Proprioception is our perception or awareness of the positioning and movement of our bodies. Proprioceptive input is information we get from our muscles and joints, and it tells our brains where our body is in space. Proprioception helps us walk, stand, sit, throw a ball, hold a pencil and so much more.
Proprioception quick facts:
- Many people who have a difficulty in this area tend to be clumsy and they may fall often. They may have difficulty manipulating small objects. You may notice that they enjoy bumping into others or items. They may touch the wall when walking down the hallway. They may walk or jump heavily. You may see toe-walking as well
- Proprioceptive input can be very calming to our systems
- Any activity that makes muscles work against resistance will have a calming and organizing effect (these are referred to as heavy work activities)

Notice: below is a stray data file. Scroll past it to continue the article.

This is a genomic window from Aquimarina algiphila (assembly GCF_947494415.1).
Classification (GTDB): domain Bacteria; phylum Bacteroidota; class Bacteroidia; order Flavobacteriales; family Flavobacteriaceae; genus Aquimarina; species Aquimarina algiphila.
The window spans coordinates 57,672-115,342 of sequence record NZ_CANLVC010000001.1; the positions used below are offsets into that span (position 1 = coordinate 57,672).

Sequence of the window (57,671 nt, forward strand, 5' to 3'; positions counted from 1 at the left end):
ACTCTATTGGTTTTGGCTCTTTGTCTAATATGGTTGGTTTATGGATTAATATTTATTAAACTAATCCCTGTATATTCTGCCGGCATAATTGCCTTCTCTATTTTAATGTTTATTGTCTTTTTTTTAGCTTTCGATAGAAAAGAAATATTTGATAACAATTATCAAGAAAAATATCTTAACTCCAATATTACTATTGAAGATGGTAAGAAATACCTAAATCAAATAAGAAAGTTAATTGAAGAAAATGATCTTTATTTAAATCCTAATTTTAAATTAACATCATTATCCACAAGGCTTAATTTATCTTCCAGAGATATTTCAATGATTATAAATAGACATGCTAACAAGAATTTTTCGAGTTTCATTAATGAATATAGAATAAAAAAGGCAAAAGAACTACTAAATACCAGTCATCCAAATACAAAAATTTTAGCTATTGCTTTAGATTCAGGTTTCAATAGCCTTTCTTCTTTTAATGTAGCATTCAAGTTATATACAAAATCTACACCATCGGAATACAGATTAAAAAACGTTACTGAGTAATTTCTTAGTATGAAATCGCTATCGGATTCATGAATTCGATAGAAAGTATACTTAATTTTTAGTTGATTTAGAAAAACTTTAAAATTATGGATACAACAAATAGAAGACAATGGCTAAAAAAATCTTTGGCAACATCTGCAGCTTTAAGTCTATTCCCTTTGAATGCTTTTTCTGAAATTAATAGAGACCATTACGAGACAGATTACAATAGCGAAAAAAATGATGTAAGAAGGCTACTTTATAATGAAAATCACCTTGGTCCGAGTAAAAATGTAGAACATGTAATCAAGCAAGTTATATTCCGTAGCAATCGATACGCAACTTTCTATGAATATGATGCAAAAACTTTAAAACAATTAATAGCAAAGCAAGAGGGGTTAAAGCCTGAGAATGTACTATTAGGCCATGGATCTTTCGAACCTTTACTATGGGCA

Try some of these proprioceptive rich activities to increase your kiddos sense of calm:
- Carry boxes or books
- Climbing ladders at the playground
- Pushing/pulling games (wheelbarrow walks, tug-of-war, ), push a stroller or pull wagon
- Carry a weighted backpack
- Spraying and wiping mirrors, windows, tables, washing cars, etc.
- Wringing and folding washcloths, towels
- Laying under heavy blankets or quilts
- Make a pillow pile, jump and crash!
- Bounce and roll a medicine ball
- Pushing hands together or doing a chair push-up, wall pushes (push against the wall, count to 10)
- Animal walks (bear crawl, frog jumps, crab walk, etc.)
- Chewing (starburst, stale pretzels, apples, gum, etc.)